This book explores the controversial relationship between mental health and offending and looks at the ways in which offenders with mental health problems are cared for, coerced and controlled by the criminal justice and mental health systems. It provides a much-needed criminological approach to the field of forensic mental health.
Beginning with an exploration into why the relationship between mental health and offending is so complex, readers will be introduced to a range of perspectives through which mental health and its relationship to offending behaviour can be understood. The book considers the politics surrounding mental health and offending, focusing particularly on the changing policy response to mentally disordered offenders since the mid-1990s. With dedicated chapters concerning the police, courts, secure services and the community, this book explores a range of issues including:
• The tensions between the care, coercion and control of mentally disordered offenders
• The increasingly blurred boundaries between mental health and criminal justice
• Rights, responsibilities, accountability and blame
• Risk, public protection and precaution
• Challenges involved with treatment, recovery and rehabilitation
• Staffing challenges surrounding multi-agency working
• Funding, privatisation and challenges surrounding service commissioning
• Methodological challenges in the field.
Providing an accessible and concise overview of the field and its key perspectives, this book is essential reading for undergraduate and postgraduate courses in mental health offered by criminology, criminal justice, sociology, social work, nursing and public policy departments. It will also be of interest to a wide range of mental health and criminal justice practitioners.
Table of Contents
1. The controversial relationship between mental health and offending 2. Key perspectives surrounding mental health and offending 3. Exploring the politics of care, coercion and control 4. Mental health, offending and the police 5. Mental health, offending and the courts 6. Mental health, offending and secure detention 7. Mental health, offending and the community 8. Care, coercion and control: Exploring the key themes raised by mental health and offending
Dr Julie D. Trebilcock is a Senior Lecturer in Criminology at Middlesex University. Her research has been primarily concerned with the management of violent and sexual offenders with personality disorders under the Dangerous and Severe Personality Disorder (DSPD) Programme, and the more recent Offender Personality Disorder (OPD) pathway. Her particular expertise is with the institutional pathways and legal authority by which high-risk offenders are detained, Parole Board and Mental Health Tribunal decision making, and the staffing challenges involved with working with offenders with personality disorders.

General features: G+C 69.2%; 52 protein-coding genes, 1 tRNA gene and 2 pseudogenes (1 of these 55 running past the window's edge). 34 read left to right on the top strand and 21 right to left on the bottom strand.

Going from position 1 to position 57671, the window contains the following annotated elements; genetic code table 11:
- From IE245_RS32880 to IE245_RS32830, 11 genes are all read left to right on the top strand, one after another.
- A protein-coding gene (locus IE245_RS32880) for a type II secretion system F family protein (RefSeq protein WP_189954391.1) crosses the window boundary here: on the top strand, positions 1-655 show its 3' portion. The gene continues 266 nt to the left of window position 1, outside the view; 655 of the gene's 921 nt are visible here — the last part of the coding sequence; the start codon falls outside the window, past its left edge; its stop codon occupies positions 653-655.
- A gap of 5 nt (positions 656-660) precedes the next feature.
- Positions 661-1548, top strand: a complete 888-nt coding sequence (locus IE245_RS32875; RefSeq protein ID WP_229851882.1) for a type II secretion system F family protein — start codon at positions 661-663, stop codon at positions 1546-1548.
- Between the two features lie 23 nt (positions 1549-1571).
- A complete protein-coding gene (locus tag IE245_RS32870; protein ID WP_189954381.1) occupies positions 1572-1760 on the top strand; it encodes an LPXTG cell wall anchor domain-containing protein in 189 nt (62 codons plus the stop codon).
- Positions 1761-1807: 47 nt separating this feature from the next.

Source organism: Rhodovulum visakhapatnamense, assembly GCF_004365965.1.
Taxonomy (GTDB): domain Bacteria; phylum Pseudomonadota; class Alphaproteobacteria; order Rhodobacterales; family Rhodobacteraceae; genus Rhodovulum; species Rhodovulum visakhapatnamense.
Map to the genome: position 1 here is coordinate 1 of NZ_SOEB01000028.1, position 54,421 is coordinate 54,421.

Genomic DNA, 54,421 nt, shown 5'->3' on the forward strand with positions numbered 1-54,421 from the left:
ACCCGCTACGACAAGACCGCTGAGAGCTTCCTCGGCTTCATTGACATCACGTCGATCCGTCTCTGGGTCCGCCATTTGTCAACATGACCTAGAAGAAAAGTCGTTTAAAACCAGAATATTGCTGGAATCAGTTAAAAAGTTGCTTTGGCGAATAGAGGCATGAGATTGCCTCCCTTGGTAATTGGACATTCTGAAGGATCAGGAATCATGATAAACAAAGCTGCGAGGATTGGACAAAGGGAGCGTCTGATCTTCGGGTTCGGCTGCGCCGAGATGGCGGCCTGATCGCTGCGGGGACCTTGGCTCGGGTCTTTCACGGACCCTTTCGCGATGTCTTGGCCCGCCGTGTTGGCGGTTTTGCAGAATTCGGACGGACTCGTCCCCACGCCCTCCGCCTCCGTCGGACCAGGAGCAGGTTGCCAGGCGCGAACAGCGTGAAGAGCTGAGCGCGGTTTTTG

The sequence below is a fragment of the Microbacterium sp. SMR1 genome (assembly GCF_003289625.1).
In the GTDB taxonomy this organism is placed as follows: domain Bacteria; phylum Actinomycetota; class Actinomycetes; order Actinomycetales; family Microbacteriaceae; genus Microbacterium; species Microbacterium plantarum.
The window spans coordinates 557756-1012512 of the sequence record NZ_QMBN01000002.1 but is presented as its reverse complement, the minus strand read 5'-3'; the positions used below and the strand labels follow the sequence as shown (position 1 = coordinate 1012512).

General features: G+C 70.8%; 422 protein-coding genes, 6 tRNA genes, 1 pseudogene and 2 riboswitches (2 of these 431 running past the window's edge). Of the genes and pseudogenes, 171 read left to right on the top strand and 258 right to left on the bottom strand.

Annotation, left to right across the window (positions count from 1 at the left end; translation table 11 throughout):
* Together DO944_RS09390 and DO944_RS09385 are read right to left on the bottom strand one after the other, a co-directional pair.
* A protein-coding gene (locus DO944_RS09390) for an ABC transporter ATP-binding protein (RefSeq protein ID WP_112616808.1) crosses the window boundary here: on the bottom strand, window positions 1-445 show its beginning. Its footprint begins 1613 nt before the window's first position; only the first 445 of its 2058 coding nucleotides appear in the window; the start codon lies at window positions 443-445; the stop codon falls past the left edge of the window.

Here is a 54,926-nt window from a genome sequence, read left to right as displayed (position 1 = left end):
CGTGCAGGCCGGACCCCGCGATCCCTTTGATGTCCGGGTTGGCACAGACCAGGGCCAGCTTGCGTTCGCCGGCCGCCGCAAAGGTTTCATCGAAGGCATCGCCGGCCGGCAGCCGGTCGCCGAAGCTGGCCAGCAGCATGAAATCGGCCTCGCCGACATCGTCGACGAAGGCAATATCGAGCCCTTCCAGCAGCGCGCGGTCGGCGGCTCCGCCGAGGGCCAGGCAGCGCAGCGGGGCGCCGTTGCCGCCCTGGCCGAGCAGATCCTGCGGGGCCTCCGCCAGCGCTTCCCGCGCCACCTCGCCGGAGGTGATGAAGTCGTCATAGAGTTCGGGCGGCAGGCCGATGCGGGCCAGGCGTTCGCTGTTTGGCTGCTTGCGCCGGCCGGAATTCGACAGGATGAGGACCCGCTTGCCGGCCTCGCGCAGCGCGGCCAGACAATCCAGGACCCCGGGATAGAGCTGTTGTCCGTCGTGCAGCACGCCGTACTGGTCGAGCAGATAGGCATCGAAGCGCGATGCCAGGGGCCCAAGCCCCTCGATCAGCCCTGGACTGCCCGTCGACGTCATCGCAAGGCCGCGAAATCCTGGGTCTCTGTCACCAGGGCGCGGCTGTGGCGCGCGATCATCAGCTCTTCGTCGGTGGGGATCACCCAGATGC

Dr Samantha K. Weston is a Senior Lecturer in Criminology at Keele University. Much of her research has focused on how risk prevention measures have been applied to vulnerable and marginalised populations including those who use substances, (potential) victims and (potential) perpetrators of child sexual exploitation and those experiencing mental ill health. This focus has enabled her to explore in more detail how certain, marginalised and vulnerable populations and their behaviour are understood, ‘managed’, ‘controlled’ and responded to.
'The field of mental disorder and crime is so all-encompassing as to put off many authors, but not criminologists Trebilcock and Weston. Their Mental Health and Offending: Care, Coercion and Control makes accessible a wealth of material. The book deftly takes the reader through the complex intersection of socio-legal issues pertaining across the criminal justice process as they affect those with mental disorder. Their analysis alone of the recent political landscape makes the book an outstanding contribution'.
Jill Peay, Professor of Law, The London School of Economics and Political Science, UK
'This book provides an authoritative and accessible exploration of some of the key dilemmas in offender mental health care. Combining academic rigour and a clear understanding of the issues faced in everyday practice, the authors address the core theme of care vs. control in a wide range of criminal justice settings, from initial contact with police, through custody, to rehabilitation in the community. This book is essential reading for criminal justice students but is also an invaluable resource for mental health professionals who want to better understand some of the core dilemmas in this complex field'.
Dr. Colin Campbell, Consultant Forensic Psychiatrist, King’s College London and South London and Maudsley NHS Foundation Trust, UK
'The relationship between mental health and criminal justice has been the source of much contemporary penal policy debate. This clear and comprehensive book allows the reader to grapple with issues ranging from health ethics to the care of those with mental disorders in secure settings. It should be a must read for anyone wanting to understand the complex range of theories, issues and public policy responses to the challenges posed to the seemingly intractable dilemma of how to best serve the needs of those with mental health needs and to ensure that the needs of justice are met.'.
Anita Dockley, Research Director,The Howard League for Penal Reform, UK